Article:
But mine rescue guys aren’t heroes, he said; they’re just regular guys who have the training, and therefore the confidence to do what needs to be done.
“I guess you just will yourself to do things in life,” said Krek. “I was responsible for the guys behind me. I knew their wives, their families, their kids. I never let them down. Thankfully, I never had to.”
Krek walked me through the simulation mine, explaining how the first aid support skills and mine rescue exercises work. He and the other judges worked for months to design the emergencies, making sure the incidents stayed within the complex set of guidelines that govern the contests.
Because they weren’t going to pump smoke into the mine during the competition — though they can — pieces of laminated paper alerted teams to changing conditions they needed to watch and adjust for. Krek pointed them out. They said things like “ankle deep water” or “carbon monoxide” with the concentration printed below. As Krek walked, the crushed stone floor threw little puffs of dust into the beam of his light, visible against the black plywood walls.
“These guys don’t realize what they have here,” said Krek, looking around him. “I started in 1980. Our first real life practice was at a real coal mine. You had your contest training, but a contest training is nothing like real life. We learned the hard way.”
Don Krek was on a mine rescue team for 25 of the 38 years he spent working in the coal industry. Though he’s retired now, Krek, 62, jumped at the chance to continue training mine rescue teams. “It gives me the opportunity now to give back to the guys that haven’t been and, [hopefully] never will have to go into a real event.” (Margaret J. Krauss/WESA)
In January of 2006, Krek got a call: he and his team were needed in Sago, West Virginia, about four hours away. It wasn’t his first rescue call, by any stretch, but it’s the call he mentions when he talks about being ready at a moment’s notice.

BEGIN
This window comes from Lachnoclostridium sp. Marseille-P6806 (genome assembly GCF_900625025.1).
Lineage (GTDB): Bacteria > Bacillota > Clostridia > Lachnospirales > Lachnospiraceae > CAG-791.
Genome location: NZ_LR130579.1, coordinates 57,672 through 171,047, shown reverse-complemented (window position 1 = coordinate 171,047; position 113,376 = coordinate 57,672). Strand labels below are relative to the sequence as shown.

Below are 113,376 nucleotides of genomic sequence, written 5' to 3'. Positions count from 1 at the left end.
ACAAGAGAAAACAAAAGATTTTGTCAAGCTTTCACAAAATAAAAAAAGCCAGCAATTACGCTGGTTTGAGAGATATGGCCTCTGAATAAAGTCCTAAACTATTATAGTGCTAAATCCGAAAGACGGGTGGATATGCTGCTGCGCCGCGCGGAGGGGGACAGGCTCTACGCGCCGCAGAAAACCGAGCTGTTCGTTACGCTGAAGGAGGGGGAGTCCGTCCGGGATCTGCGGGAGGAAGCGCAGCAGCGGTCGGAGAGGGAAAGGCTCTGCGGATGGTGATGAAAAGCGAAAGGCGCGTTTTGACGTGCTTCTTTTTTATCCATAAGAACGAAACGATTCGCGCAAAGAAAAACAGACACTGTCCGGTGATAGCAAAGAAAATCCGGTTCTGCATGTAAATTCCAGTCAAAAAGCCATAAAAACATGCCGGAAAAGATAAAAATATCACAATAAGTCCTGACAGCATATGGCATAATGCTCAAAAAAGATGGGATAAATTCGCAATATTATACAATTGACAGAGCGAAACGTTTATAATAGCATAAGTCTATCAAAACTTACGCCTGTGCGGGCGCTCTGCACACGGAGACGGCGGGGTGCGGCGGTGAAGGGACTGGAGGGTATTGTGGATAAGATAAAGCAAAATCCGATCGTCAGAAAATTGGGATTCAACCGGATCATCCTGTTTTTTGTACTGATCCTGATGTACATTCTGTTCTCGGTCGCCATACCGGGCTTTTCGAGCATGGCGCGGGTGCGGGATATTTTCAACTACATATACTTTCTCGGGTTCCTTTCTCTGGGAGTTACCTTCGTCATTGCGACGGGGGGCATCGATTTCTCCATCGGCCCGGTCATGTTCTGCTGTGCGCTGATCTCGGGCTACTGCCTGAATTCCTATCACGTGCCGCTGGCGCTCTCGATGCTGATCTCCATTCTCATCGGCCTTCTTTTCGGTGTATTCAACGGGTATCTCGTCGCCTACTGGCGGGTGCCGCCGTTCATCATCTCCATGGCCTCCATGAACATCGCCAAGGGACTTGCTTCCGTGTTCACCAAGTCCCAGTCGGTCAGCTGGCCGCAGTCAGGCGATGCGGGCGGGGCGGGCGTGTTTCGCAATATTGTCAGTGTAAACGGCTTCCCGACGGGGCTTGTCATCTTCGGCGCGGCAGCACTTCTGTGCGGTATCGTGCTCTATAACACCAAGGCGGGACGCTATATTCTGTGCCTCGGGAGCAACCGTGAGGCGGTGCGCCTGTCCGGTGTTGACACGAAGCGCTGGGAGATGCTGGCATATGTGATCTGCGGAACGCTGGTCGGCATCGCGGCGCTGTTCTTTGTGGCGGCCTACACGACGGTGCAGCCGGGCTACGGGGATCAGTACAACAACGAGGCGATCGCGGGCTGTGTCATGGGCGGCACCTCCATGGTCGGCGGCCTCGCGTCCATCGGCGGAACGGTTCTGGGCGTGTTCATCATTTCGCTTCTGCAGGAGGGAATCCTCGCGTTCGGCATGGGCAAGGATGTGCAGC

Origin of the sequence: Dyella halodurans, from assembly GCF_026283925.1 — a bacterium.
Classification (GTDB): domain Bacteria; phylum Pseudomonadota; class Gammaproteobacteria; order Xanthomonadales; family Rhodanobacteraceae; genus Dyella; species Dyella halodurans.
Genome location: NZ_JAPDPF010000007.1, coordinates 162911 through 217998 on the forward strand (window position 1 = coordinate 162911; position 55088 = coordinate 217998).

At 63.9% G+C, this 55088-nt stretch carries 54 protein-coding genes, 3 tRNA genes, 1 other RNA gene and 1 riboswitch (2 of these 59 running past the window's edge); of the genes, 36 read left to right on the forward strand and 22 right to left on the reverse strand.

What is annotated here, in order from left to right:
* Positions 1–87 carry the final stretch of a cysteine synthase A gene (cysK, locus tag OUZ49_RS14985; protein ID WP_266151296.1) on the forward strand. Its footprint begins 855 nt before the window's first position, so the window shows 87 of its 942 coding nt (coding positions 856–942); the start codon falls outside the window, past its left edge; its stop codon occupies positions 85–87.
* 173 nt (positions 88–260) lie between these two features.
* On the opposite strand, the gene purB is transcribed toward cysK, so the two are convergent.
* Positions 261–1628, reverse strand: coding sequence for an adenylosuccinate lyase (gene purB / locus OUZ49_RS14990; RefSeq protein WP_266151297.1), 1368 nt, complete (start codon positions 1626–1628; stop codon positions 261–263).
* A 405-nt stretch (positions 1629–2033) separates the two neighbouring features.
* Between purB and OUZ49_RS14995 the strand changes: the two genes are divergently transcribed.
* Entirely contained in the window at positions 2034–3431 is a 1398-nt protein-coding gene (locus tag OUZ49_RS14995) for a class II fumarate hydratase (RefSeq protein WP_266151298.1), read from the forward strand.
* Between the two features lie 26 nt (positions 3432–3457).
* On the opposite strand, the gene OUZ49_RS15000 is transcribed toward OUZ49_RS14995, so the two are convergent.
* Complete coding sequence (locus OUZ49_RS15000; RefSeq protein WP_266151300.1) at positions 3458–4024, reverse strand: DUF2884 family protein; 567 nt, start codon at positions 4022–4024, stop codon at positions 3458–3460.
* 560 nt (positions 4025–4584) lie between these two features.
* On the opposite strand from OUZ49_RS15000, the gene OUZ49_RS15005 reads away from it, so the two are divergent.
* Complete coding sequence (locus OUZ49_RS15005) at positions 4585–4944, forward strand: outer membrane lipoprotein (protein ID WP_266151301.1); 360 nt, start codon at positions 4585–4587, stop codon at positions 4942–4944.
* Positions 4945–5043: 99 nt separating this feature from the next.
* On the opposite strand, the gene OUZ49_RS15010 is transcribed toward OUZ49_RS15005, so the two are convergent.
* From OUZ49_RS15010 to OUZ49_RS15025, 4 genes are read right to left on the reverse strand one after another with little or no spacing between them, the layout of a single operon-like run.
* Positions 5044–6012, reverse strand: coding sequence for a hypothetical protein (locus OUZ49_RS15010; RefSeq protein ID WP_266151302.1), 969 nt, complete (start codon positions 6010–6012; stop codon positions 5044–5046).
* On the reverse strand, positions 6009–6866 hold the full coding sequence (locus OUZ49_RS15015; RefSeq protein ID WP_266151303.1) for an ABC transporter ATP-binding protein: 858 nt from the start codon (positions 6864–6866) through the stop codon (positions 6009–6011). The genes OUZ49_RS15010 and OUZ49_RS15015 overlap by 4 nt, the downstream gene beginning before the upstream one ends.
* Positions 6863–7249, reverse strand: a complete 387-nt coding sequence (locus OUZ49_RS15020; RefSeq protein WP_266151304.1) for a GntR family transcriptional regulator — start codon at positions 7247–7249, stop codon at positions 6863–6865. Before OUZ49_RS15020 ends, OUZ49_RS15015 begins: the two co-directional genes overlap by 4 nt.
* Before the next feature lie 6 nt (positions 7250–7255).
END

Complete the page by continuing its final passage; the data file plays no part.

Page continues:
“We got up where the explosion was at its fiercest and there was a lot of carnage up there. Lot of things misplaced, so to speak, with the force of an explosion.”
He didn’t say anything for a little while, then started walking again.
“I don’t talk about Sago. I can’t.”
Ultimately, 12 men died in the Sago Mine Disaster. The rescue teams were able to save only one person.
Krek hopes these guys never have to respond to a real emergency. But if they do, he wants them to be ready.
“When you’re in the real event, no matter if you’re physically exhausted, mentally, you have to be sharp,” he said.
Early in the morning, the Harvey Mine Rescue Team from Sycamore, Pennsylvania, had some time to kill before their first exercise. They stood on the edge of a field, talking quietly.
You have to treat the competitions like it’s the real deal, but you can’t simulate what it feels like, said Austin Ponceroff, 28. He’s part of the Harvey Mine Rescue Team.
“Adrenaline. That’s the x-factor, you know? Whenever you get that call at 2 o’clock in the morning and you’re laying in bed, and just like you drank 15 pots of coffee,” he said.
Ponceroff used to go to competitions with his dad, who’s still part of a mine rescue team.
“My mom flipped out whenever I wanted to do this. I said, ‘Well, look at it this way. If dad’s ever stuck in a mine, who do you want going after him?’ I said, ‘The same person I want coming after me,’ you know what I mean.”
While they waited for their first exercise, the Harvey Mine team watched another crew suit up for the live burn exercise.